iTunes



Valley Lodge-Stand b/w Come Back to Bed. And fear not power poppers, Valley Lodge is back as well as Hill & Co. have released a two-sided single from what is believed to be a forthcoming album. "Stand" is another of the Lodge's infectious, almost-danceable tracks in the vein of the aforementioned "Go" while "Come Back to Bed" is straight-ahead, catchy rock.

iTunes



Friday, April 20, 2018

Adrian Whitehead / Dave Sheinin

Adrian Whitehead-Nerd from the Suburbs. I got heavily into indie power pop in the mid-2000s and started this blog shortly thereafter, so a lot of the discs I grew to love in those first few years still stand out in my memory. And when I'm reminded of one of those albums and then realize the artist hasn't released anything new since then I figure to myself that he or she has moved on to other, likely better-paying pursuits and I'm just thankful for the music they did make. So it was truly a "whoa" moment when I noticed that Adrian Whitehead, who had my #3 album of 2008 with One Small Stepping Man, has released his first new album in ten years. Nerd from the Suburbs isn't quite a rerun of the debut, which was heavily Beatlesque. Instead, it's more like Elliott Smith when Smith was at his Beatlesque. "Folie a Deux" (French for "shared delusion" and the title of a great X-Files episode) is a wonderful album-opener and the prime example of this slight shift in sound, driven by acoustic guitar but with an electric solo all in service of a pretty melody. The E.Smith comparison also applies to the darker yet baroque combo of "Blaming the Snake" and "Sigmund Freud" both of which feature trumpet, tuba and trombone. Other standouts include the piano ballad "Shades of Grey", the gloriously melodic "Gilded Cage", and the title track which isn't the autobiography its title implies but an honest plea for love and friendship. Unlike some artists who sound the same even after a decade+ absence, Whitehead has clearly evolved, going from the boyish Beatle-pop of the debut to a richer, more mature set of songs both lyrically and musically.

iTunes



Dave Sheinin-First Thing Tomorrow. In the Adrian Whitehead review above, I spoke of musicians moving on to other pursuits but here's a case of someone more prominent in another field making music. Dave Sheinin is the national baseball writer for the Washington Post (you can read his articles here), and his debut album is one of 2018's best to date. Sheinin gets help from the Myracle Brah's Andy Bopp among others, but these are his songs and they're uniformly good. With its staccato guitars and catchy melody, "Lies" kicks things off with a definite 70s AM radio vibe while "Oh Amelia" boasts a jangly, chiming riff at its center. "Little California" sound as sun-kissed as its title and features backing vocals from Bopp, and "City You Left Behind" sounds like a lost Posies track. Throw in a couple of fine piano ballads ("A Warm February" and "You Love the Sunrise") and First Thing Tomorrow is the rare debut album that sounds like the work of a long-time professional. And it's easily the best album from a sportswriter since J.P. Cregan's Man Overboard.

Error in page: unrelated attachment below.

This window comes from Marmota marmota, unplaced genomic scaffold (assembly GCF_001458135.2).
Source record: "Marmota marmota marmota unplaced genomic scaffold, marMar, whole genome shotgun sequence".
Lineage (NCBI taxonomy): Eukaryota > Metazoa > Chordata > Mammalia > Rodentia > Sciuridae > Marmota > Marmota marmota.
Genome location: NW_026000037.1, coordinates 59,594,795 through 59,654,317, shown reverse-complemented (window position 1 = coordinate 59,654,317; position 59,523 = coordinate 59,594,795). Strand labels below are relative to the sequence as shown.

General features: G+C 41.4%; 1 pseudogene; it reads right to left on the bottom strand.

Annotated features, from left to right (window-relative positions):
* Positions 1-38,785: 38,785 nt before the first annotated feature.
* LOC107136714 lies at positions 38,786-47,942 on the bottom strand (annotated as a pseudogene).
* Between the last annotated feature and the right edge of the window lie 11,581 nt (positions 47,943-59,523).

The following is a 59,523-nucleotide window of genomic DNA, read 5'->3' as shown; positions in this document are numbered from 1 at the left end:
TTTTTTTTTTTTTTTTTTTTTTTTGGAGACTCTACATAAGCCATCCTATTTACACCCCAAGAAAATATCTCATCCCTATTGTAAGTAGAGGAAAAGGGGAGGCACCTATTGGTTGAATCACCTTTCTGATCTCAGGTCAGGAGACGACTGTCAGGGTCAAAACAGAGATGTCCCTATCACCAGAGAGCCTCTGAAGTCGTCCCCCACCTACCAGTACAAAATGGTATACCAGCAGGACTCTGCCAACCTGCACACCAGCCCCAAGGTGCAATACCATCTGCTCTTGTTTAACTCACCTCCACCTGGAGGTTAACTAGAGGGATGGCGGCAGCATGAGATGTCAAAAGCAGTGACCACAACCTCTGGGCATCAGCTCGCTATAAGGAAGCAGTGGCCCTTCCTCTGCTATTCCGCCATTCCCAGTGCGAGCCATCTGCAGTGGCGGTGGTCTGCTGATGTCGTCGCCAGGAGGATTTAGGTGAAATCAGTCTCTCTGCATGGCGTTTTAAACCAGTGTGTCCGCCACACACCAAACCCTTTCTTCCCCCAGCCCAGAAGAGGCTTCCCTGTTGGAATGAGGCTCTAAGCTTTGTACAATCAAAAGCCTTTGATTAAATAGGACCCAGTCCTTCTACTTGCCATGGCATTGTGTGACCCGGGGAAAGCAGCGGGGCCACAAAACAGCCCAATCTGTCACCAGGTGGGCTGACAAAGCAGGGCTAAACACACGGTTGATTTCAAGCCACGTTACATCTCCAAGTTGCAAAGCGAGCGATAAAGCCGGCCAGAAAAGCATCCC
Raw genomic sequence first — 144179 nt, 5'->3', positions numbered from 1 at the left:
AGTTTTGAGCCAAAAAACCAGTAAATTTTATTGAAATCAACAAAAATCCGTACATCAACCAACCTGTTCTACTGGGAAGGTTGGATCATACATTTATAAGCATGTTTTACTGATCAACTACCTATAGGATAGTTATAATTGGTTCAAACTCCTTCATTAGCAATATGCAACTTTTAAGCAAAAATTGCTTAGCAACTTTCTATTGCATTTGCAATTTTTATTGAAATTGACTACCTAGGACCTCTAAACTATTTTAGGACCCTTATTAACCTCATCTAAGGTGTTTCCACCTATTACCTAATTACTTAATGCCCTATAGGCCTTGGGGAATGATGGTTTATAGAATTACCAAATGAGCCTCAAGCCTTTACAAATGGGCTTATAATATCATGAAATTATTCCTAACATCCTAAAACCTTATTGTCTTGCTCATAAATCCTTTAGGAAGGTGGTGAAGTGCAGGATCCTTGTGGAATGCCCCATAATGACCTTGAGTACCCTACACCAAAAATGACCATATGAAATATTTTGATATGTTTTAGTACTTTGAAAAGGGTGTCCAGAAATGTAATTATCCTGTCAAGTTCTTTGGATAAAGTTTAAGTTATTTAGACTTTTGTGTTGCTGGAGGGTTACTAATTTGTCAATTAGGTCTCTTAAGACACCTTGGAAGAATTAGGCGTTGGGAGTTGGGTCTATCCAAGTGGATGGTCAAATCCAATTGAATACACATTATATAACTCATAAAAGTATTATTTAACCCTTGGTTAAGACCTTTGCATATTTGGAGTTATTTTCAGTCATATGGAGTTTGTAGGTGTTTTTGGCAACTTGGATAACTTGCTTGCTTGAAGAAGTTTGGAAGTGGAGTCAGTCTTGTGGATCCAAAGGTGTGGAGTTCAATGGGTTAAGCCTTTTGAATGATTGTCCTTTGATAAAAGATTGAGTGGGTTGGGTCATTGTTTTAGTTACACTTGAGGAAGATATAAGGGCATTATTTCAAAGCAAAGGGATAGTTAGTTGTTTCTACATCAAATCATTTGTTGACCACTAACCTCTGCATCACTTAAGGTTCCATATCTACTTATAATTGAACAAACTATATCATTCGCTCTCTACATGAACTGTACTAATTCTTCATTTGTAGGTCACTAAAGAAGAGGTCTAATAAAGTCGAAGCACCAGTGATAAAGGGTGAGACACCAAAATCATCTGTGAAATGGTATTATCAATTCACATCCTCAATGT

P.S. The album art looks like it was inspired by the opening credits of The Leftovers, which earns it bonus points in my book.

iTunes

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Monday, April 02, 2018

A pair of old friends.

Today it's a pair of new releases from artists who've been releasing new music almost every year since I started this blog in 2006.

The Well Wishers-A View from Above. Jeff Shelton is back with his ninth Well Wishers full-length (not counting last year's covers album) and ho hum, it's another top-notch collection of jangle pop/rock. What sets it apart from recent Well Wishers albums is that it's a bit more folk-rock oriented, hearkening back to mid-2000s WW albums such as Under the Arrows. You won't notice right away as the rocking "Gravity Waits" opens the proceedings but the acoustic guitars come out for the mid-tempo "In Another Life", the tres jangly "April is Only a Lie" and perhaps the album's best track, "Ways & Means". But fear not, rawkers: there are plenty of loud guitars here on "I Like You Better", "There Goes My Gun" and "I'm Not the Enemy", a track first heard on last year's Trip Wire album with Shelton being a part of that collective. And "The New Fade Out" is a terrific album-closer, 5 1/2 minutes of Shelton at his melodic best.

Bandcamp



Dropkick-Longwave. The boys from Edinburgh are back in town with their annual release (technically the first since 2016 but last year saw an Andrew Taylor solo album which differed in name only) and Longwave is what you've come to know and love from this Scottish band. Opener "Out of Tune" is anything but, and it only takes a matter of seconds for their Teenage Fanclub-inspired pop to take hold of your ears and "I Thought it Was OK" with its dreamy melody is an instant Dropkick classic. And while nobody's going to mistake them for Led Zeppelin, a few of these tunes do rock harder than others - most notably "It's Still Raining" and "Fed Up Thinking of You", both of which retain the band's trademark melodies and harmonies. Their amazing consistency over what is now 15 albums is worthy of note, and even if there's a strong element of predictability to their music, having new Dropkick music fall into your lap or pop up randomly on shuffle is always a welcome thing.

iTunes